EPA proposes voluntary methane reduction program for gas industry

The US Environmental Protection Agency proposed a voluntary methane reduction program for the natural gas industry that would allow companies to make commitments and track their progress. Comments on the proposed program, which would build on progress EPA has achieved in its Natural Gas STAR Program in the last 20 years, will be accepted through Sept. 1.

EPA also scheduled webinars for specific gas industry segments about the Natural Gas STAR Methane Challenge. Oil and gas trade associations generally expressed cautious support for the idea.

“This flexible program has the potential to foster significant cost-effective emission reductions across the oil and gas sector and to provide transparency on the progress partner companies are making to reduce emissions,” EPA said in its July 23 announcement.

“The proposed program would include companies with operations throughout the natural gas value chain—onshore production, gathering and boosting, processing, transmission, storage, and distribution—and in onshore oil production,” it said.

EPA said it hopes to revise and finalize the proposed program in October, and have it ready to launch by yearend.

‘Already incentivized’

The American Petroleum Institute said it would work with EPA on its proposed methane reduction program, but cautioned against duplicative regulation of oil and gas operations. “Voluntary programs are the best way to reduce methane emissions from existing sources,” API Regulatory and Scientific Affairs Senior Director Howard Feldman said.

“Industry is already incentivized to best determine how to cost-effectively reduce emissions, and will consider participation in a voluntary program provided it has the necessary flexibility and incentives,” he said.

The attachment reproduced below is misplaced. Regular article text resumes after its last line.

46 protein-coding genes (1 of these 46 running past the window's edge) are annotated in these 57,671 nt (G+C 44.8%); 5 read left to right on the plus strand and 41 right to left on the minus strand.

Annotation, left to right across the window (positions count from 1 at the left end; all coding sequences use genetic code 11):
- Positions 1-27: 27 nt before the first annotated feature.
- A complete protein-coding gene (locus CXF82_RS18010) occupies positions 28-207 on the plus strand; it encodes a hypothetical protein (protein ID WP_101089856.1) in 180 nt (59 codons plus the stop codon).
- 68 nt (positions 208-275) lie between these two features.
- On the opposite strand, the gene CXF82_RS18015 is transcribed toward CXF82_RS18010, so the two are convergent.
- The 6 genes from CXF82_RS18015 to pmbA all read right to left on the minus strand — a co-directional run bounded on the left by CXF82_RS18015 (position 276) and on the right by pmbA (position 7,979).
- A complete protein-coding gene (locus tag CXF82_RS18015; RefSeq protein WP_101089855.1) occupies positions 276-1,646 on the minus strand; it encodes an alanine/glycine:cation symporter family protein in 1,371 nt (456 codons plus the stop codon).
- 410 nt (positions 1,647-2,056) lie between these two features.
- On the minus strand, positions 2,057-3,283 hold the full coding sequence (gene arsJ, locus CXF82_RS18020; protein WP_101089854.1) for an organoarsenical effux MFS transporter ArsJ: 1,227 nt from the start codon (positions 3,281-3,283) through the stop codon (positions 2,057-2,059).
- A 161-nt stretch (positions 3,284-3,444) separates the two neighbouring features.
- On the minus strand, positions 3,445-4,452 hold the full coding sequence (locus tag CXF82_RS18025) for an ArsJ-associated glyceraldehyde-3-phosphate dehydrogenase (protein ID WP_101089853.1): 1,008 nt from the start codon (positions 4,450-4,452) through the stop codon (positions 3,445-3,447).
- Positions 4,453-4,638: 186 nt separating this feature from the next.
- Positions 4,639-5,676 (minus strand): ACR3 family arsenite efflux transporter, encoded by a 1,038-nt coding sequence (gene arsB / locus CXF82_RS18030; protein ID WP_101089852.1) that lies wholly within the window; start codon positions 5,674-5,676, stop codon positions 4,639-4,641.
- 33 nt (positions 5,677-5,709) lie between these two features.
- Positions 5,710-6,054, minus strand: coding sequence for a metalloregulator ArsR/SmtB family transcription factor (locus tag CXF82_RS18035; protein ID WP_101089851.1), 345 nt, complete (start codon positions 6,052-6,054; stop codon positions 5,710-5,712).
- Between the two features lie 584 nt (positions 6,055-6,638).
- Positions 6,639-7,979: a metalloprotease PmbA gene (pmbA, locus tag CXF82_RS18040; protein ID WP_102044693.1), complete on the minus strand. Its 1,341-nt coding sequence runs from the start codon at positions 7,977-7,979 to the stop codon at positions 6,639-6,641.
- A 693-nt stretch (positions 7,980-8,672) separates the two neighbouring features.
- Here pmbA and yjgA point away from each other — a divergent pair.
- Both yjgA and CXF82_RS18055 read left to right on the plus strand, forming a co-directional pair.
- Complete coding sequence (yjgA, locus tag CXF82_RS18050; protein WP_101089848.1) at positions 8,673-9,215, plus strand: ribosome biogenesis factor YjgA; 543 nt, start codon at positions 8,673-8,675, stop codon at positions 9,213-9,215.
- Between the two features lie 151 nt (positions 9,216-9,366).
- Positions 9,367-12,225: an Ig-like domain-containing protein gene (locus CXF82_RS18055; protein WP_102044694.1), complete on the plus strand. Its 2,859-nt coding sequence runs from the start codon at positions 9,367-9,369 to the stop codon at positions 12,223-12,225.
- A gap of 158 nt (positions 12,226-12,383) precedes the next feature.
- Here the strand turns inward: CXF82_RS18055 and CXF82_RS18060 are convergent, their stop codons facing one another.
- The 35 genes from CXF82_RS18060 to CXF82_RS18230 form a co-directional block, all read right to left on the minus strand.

Independent Petroleum Association of America General Counsel Matthew Kellogg also noted that a flexible voluntary program with appropriate incentives for participation will be the fastest and most effective way to further reduce methane emissions from the oil and gas sector.

“It remains to be seen whether the options proposed by EPA will be workable and whether EPA will provide appropriate incentives for participation,” he said. “Additionally, there are concerns about the complexity and utility of the record keeping and reporting requirements associated with the voluntary program.”

Interstate Natural Gas Association of America Pres. Donald F. Santa said INGAA welcomes the opportunity for individual members to enter into agreements with EPA to reduce methane emissions further.

“It is extremely important that this program have flexibility because not all pipelines are alike in their configuration, their equipment, and, consequently, their opportunities to reduce methane emissions,” he said.

‘Collaborative measures’

America’s Natural Gas Alliance will review EPA’s proposal in the next few days to see how it would work in tandem with existing and upcoming regulations, ANGA Pres. Martin J. Durbin said on July 23.

“We have always said that the best way to achieve reductions in methane is through collaborative measures,” Durbin noted. “The fact that we have cut methane emissions from production activities by 38% since 2005 while increasing production by 35% bears that out. By contrast, it is clear that direct regulation will lead to regulatory uncertainty and fewer reductions over a longer period.”

American Gas Association Senior Managing Council for the Environment Pamela A. Lacy, meanwhile, said, “We appreciate that EPA is developing a voluntary program that gives companies the flexibility to choose either a best practices or a percentage reduction approach.”

She said, “AGA will need to review the details, but we believe this approach will help tailor the emission reduction goals to fit different situations on the ground, while taking the Gas STAR program to the next level.”

Matthew Hite, vice-president of government affairs at the Gas Processors Association, said GPA was an original advocate for EPA’s Natural Gas STAR Program, which has been successful in achieving voluntary emissions reductions.

“GPA looks forward to evaluating EPA’s new proposal,” he told OGJ. “We will be looking at how EPA addresses incentives in the proposal and how or if they credit previous efforts to voluntarily reduce methane emissions.”

A spokeswoman for the Natural Gas Supply Association said NGSA also is reviewing the agency’s proposal. “EPA’s voluntary program offers companies that wish to participate a welcome opportunity to showcase the reductions in methane our industry has been achieving,” she said.

Contact Nick Snow at nicks@pennwell.com.

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